The Metaphysics of Meaning.
Katz's approach builds on a foundation of "folk semantics", the idea that we commonly speak about meanings and their relationships ("e.g., synonymy, antonymy, ambiguity, redundancy, similarity in meaning, meaningfulness, and meaninglessness" (p. 30)), that such talk need not entail or assume any particular conclusions about the ontology or epistemology of meaning (p. 82), and that any semantic theory should try to explain these "facts" about meaning. His argument is that only an intensionalist approach succeeds in doing so.
Katz repeatedly argues that the purported refutations of intensionalism in the literature apply only to Fregean versions of intensionalism. He accepts that Fregean theories are vulnerable in the ways that have been asserted by various critics, but he believes that a form of intensionalism can be put forward that does not suffer from the same weaknesses. Katz criticizes Frege for having falsely joined semantics and logic in his analysis of analyticity and necessary truth, that is, for not maintaining a sufficiently sharp distinction between sense and reference (pp. 70-71). Katz believes that sense should not be seen not as "determining" reference, but only as "mediating" reference (p. 90) (a point which will be discussed further below).
The form of intensionalism Katz puts forward as the best explanation of semantic facts he calls the "proto-theory", in that it is "only a first approximation to a full theory of decompositional sense structure" (p. 66). The various related devices he uses to defend that theory against Wittgensteinian and Quinean critiques include not equating senses either with extensional (psychological) objects or with referents (p. 33), distinguishing semantics from pragmatics (pp. 90-93) and sentence types from sentence tokens (p. 39), and offering a decompositional semantics (such that even "syntactically simple words" can sometimes have a semantically complex, decompositional structure" (p. 7 1)). Katz's semantic theory is "top-down", in that analysing the meaning of a particular utterance begins with the meaning of a type as affected by various extralinguistic and extragrammatical factors. In response to the Kripkean question of what (kind of) fact determines the meaning of a particular utterance, he offers the "mixed fact... compounded of a grammatical fact about the language and a psychological fact about its speakers" (p. 144).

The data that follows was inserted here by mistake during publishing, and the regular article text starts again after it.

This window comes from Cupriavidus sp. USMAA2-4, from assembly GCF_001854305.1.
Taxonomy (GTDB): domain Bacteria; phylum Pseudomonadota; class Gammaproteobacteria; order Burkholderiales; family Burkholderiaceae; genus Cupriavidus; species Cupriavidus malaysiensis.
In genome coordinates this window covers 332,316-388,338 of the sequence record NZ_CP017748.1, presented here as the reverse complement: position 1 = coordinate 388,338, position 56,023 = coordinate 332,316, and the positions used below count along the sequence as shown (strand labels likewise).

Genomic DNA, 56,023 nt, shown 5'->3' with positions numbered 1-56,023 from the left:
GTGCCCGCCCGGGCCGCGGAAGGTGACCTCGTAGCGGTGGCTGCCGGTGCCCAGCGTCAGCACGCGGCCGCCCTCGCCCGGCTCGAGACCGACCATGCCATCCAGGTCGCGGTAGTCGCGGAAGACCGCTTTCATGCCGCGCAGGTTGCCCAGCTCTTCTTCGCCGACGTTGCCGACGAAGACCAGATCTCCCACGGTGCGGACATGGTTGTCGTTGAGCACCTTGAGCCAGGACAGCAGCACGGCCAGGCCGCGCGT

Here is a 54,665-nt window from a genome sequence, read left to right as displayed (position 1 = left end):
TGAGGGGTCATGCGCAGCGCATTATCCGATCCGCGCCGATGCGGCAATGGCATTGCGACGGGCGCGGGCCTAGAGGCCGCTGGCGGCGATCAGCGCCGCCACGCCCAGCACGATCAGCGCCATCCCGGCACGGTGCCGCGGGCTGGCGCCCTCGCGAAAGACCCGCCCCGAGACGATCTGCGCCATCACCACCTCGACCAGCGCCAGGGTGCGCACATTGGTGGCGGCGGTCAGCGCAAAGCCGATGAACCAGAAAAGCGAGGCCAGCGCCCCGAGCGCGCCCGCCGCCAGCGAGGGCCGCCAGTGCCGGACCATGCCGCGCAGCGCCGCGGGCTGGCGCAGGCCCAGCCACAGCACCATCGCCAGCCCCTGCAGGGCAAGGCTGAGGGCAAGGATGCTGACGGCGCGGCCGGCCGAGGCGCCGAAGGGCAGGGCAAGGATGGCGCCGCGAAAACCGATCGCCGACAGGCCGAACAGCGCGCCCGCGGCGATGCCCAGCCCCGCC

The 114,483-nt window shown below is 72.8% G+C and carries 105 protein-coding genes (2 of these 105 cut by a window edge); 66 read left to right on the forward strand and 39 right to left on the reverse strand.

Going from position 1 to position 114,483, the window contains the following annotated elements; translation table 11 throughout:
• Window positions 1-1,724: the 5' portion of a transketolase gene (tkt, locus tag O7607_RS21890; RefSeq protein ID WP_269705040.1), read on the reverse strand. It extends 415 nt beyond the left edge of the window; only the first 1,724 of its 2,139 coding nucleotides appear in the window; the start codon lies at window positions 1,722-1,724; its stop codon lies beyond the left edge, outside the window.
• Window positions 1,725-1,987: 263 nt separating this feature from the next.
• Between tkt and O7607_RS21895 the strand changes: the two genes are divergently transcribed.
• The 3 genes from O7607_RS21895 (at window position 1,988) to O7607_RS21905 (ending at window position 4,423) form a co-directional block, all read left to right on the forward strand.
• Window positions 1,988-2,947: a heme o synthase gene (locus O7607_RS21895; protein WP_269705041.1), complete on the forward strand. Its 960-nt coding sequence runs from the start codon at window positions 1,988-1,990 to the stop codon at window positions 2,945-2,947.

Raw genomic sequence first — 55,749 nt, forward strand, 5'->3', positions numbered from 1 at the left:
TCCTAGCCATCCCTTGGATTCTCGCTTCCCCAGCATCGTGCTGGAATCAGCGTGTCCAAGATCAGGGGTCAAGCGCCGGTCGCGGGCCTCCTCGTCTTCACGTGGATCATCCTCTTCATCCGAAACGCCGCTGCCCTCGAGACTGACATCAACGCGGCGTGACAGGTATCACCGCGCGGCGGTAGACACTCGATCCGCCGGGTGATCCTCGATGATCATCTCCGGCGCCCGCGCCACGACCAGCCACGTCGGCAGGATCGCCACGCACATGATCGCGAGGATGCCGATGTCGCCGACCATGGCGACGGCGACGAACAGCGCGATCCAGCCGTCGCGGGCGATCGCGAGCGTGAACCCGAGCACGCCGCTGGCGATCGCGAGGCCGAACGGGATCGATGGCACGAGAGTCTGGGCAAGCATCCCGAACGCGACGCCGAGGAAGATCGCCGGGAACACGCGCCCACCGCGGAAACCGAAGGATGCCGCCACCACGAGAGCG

Katz's arguments against Wittgensteinian and Quinean theories of meaning are similar in structure: he claims that both theories based on use and theories based on reference have counter-intuitive elements and would not be tenable unless it had first been shown that the alternative intensionalist approaches to meaning were not defensible (e.g., pp. 37-43, 204-10). He considers Wittgenstein's arguments in the first part of the Philosophical Investigations (up to and including the material on rule-following) with great care, almost paragraph by paragraph, in order to show that Wittgenstein's attempted universal critique, which purports to refute all theories of meaning, at no point succeeds in refuting Katz's own theory.
Katz claims that most of the current influential theories about language, including those of Donald Davidson, Tyler Burge and Hilary Putnam, depend upon (and assume) the validity of Quine's conclusion that there are no linguistically neutral meanings, and thus that no objective sense can be made of the intensionalist's notions of sense (pp. 176, 182). Katz claims that the only place where Quine argued for this conclusion was in "Two Dogmas of Empiricism" (pp. 175-86). In that article, Quine considered what he thought were the three possible approaches to "meaning" - approaches based on definition, logical theory and linguistic - each was found wanting. Katz accepts much of Quine's discussion, but claims that Quine's argument against a linguistics-based approach to meaning was faulty, because based on an out-of-date and ineffectual approach to linguistics (substitution criteria). Katz argues that the current approach to linguistics (generative grammar) would not be vulnerable to Quine's attacks (pp. 187-92). According to Katz's "domino theory", once this attack on a linguistic analysis of meaning fails, Quine's critique fails, and the approaches of Davidson, Burge, and many others are fatally undermined (pp. 203-33). Putnam's additional, independent attack on intensionalism, from his article "The Meaning of "Meaning'" (and elsewhere), is said to fall short because it assumes that all intensionalists must take up a Fregean position that sense determines reference, which Katz's "proto-theory" does not do (pp. 219-20).